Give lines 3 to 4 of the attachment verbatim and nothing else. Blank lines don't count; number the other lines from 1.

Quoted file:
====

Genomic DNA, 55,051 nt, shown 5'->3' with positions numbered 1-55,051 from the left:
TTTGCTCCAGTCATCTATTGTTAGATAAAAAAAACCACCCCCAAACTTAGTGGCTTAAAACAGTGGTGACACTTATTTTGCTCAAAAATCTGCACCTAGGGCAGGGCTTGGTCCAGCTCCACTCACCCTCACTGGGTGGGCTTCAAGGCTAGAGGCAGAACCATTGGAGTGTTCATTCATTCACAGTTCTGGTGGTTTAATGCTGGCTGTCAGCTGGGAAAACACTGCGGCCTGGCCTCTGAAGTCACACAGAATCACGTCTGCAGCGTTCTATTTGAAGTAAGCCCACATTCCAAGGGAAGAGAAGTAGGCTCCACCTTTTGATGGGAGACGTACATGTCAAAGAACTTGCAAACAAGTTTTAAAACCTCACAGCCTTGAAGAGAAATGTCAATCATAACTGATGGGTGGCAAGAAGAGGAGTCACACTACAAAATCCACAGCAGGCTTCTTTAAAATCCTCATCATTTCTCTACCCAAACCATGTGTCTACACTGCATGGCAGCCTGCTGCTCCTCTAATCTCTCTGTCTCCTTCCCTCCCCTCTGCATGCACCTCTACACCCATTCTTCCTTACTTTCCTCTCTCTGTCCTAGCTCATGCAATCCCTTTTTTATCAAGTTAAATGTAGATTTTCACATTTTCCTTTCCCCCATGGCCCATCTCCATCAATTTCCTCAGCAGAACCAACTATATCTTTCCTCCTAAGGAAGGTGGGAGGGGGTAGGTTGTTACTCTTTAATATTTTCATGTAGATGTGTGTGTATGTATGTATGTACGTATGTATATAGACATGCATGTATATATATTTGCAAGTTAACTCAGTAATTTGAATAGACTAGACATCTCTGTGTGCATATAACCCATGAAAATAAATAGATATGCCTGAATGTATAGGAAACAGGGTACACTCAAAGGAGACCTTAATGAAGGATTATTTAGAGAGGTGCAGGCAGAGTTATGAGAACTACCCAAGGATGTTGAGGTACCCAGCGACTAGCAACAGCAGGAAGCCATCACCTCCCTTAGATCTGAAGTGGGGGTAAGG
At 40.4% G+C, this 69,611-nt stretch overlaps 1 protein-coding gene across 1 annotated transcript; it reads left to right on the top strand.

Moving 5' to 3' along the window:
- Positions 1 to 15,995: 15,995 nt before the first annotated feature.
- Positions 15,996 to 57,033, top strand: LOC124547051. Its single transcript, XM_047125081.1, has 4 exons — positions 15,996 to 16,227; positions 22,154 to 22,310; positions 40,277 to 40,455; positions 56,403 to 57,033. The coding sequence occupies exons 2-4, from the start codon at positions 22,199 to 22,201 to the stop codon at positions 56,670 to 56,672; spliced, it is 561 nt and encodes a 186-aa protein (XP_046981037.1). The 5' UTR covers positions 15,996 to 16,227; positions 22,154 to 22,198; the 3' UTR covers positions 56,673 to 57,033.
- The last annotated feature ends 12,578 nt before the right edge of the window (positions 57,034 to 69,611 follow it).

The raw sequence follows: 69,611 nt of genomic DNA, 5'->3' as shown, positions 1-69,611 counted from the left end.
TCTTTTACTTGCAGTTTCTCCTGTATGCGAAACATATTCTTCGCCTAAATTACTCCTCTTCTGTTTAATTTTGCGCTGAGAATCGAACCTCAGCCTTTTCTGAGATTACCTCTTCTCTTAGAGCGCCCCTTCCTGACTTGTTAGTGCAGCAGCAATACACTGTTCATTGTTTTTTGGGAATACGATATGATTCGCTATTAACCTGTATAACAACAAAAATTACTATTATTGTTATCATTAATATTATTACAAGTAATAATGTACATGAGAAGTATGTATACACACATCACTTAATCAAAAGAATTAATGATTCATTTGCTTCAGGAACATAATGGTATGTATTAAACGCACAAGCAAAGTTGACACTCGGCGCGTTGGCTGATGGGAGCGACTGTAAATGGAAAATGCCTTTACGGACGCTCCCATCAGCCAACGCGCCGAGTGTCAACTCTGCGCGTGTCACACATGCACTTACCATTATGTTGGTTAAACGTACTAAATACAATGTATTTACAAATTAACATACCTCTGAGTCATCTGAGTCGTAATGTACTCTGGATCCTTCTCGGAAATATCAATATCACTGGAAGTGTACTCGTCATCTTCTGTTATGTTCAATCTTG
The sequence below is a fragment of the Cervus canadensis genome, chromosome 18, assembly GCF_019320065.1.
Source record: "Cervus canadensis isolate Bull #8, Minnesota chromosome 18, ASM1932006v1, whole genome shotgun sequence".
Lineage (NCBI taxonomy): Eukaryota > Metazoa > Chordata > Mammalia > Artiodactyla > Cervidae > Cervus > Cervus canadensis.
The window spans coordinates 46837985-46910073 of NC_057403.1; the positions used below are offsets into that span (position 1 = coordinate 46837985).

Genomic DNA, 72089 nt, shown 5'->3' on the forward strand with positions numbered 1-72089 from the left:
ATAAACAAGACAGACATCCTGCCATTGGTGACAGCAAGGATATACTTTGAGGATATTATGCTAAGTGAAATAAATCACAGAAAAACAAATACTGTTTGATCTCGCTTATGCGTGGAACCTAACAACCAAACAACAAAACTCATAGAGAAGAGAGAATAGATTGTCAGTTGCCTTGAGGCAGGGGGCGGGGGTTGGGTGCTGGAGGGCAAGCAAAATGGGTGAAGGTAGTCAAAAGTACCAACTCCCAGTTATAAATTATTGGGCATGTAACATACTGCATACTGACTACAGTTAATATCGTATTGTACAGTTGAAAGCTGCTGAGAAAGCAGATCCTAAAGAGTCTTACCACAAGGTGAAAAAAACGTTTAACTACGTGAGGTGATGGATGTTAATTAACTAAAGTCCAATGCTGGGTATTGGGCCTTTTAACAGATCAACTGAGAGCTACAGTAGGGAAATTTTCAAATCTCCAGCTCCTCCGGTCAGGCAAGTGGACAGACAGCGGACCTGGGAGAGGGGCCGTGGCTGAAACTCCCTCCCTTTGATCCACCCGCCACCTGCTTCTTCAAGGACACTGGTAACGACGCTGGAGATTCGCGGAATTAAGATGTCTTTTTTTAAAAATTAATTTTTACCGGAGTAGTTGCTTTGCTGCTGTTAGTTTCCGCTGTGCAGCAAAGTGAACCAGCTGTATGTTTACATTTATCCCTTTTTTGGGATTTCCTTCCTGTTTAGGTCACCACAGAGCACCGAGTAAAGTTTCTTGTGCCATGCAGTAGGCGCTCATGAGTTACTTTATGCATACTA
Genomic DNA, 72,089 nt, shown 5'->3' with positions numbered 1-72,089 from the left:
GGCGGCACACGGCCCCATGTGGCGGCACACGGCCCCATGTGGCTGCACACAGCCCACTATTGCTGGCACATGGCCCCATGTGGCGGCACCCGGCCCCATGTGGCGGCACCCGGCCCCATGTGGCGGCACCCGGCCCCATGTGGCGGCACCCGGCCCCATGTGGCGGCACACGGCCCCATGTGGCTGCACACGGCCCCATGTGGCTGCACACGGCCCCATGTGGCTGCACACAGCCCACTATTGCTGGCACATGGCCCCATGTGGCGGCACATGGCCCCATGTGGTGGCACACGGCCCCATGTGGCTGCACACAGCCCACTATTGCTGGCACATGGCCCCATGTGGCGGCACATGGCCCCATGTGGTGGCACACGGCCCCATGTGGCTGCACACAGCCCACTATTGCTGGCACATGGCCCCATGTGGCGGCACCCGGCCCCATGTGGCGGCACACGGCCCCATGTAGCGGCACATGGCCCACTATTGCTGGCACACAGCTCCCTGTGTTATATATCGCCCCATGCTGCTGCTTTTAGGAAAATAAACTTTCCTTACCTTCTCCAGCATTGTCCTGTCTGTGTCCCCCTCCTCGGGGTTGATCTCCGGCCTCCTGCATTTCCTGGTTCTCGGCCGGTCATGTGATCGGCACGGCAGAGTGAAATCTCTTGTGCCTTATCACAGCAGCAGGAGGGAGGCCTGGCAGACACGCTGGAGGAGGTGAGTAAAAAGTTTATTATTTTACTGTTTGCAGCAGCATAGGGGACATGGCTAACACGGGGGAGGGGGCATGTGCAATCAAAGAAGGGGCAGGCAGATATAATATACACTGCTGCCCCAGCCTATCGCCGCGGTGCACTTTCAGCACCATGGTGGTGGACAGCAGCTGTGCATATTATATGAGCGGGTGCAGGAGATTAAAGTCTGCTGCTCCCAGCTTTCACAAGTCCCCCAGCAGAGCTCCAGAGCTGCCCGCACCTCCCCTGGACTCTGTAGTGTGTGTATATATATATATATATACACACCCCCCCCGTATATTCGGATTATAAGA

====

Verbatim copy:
At 40.4% G+C, this 69,611-nt stretch overlaps 1 protein-coding gene across 1 annotated transcript; it reads left to right on the top strand.

Moving 5' to 3' along the window: